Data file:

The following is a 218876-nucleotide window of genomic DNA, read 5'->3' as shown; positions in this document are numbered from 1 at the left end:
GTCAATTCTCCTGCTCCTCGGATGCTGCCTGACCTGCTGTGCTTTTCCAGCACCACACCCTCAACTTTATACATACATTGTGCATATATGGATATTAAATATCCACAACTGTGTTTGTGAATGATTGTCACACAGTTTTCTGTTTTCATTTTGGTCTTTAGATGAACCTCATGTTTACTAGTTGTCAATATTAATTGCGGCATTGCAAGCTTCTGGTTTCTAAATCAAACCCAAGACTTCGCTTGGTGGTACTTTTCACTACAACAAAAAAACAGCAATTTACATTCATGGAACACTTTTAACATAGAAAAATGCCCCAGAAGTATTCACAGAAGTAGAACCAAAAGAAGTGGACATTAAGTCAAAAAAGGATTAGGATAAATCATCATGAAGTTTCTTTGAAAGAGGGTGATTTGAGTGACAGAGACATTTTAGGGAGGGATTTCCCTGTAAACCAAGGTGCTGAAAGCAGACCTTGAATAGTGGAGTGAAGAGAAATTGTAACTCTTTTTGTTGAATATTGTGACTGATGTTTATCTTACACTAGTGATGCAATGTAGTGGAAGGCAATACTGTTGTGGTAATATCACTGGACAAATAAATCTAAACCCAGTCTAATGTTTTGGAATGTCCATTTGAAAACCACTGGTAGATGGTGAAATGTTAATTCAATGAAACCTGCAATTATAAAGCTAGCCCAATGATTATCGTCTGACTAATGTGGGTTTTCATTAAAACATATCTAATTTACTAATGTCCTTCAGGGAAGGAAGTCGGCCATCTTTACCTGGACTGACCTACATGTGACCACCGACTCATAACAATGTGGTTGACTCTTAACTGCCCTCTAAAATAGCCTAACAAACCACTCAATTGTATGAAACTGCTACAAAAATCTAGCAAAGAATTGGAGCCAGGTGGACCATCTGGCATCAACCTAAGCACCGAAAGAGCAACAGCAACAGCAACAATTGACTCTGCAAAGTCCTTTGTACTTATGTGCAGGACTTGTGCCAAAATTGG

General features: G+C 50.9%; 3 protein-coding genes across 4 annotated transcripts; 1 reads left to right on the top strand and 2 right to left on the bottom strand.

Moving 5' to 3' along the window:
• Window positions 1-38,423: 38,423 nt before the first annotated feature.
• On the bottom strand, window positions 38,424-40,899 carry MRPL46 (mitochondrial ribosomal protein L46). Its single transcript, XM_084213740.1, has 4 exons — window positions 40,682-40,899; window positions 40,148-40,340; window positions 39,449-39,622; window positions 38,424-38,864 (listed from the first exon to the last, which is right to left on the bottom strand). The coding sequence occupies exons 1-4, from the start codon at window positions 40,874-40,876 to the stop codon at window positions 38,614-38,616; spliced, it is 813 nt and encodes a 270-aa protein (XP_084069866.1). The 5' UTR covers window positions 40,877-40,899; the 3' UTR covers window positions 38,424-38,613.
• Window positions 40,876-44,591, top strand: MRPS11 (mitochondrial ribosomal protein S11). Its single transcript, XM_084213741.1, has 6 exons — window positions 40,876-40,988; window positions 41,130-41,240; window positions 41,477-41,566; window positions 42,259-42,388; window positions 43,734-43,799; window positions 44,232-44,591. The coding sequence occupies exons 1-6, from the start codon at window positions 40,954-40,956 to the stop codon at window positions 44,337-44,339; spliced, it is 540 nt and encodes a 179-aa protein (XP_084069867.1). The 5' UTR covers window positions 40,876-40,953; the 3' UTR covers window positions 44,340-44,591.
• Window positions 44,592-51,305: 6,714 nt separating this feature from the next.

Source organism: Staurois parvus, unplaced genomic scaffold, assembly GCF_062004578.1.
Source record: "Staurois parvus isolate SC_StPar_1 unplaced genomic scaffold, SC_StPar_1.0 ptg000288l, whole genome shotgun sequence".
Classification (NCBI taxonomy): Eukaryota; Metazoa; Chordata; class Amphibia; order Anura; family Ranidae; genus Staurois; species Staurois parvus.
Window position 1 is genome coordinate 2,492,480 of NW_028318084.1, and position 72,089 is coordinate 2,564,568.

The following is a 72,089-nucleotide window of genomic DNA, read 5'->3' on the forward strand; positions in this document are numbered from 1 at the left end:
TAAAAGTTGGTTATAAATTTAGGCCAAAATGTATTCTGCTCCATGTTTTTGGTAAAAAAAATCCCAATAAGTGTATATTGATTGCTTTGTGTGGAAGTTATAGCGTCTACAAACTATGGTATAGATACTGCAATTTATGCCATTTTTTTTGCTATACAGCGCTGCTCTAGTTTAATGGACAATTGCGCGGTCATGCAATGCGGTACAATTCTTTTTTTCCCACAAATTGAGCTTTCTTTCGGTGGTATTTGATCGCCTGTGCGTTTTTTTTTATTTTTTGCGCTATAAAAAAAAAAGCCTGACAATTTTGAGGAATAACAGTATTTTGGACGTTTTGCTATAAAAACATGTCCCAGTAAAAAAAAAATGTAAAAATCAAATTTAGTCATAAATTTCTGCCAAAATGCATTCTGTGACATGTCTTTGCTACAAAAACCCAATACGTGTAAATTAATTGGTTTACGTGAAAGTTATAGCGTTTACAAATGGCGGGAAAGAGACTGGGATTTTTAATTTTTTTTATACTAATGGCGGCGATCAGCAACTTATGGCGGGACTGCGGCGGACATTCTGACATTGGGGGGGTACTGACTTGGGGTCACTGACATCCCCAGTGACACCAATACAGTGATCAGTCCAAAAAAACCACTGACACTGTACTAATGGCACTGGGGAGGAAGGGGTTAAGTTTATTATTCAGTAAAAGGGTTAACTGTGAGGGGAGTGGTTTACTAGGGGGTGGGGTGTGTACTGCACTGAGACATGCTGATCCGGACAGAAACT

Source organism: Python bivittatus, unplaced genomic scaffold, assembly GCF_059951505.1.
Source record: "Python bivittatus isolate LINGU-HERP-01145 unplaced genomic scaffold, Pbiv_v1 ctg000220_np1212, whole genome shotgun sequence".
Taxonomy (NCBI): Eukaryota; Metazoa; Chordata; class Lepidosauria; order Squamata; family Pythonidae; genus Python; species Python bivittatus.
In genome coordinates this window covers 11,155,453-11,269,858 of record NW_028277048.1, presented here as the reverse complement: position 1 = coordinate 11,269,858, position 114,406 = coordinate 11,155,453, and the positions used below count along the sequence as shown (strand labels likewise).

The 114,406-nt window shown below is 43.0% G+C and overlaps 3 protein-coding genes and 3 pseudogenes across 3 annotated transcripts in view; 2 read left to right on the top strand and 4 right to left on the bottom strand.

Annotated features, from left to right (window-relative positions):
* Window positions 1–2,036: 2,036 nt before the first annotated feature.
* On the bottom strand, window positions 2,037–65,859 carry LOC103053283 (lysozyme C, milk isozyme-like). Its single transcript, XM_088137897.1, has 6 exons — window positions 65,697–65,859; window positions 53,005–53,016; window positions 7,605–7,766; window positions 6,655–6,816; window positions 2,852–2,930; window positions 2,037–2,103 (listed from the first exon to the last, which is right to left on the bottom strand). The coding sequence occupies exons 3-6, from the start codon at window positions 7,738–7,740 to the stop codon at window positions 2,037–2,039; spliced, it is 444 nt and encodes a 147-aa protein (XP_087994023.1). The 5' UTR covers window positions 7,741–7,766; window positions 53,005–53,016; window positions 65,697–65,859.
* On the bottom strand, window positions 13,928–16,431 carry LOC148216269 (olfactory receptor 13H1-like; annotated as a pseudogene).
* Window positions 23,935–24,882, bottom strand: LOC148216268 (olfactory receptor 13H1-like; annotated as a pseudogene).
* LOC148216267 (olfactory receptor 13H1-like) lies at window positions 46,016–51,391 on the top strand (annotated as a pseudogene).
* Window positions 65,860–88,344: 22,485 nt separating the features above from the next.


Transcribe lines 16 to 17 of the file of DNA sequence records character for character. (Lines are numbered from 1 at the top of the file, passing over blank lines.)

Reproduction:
Source record: "Python bivittatus isolate LINGU-HERP-01145 unplaced genomic scaffold, Pbiv_v1 ctg000220_np1212, whole genome shotgun sequence".
Taxonomy (NCBI): Eukaryota; Metazoa; Chordata; class Lepidosauria; order Squamata; family Pythonidae; genus Python; species Python bivittatus.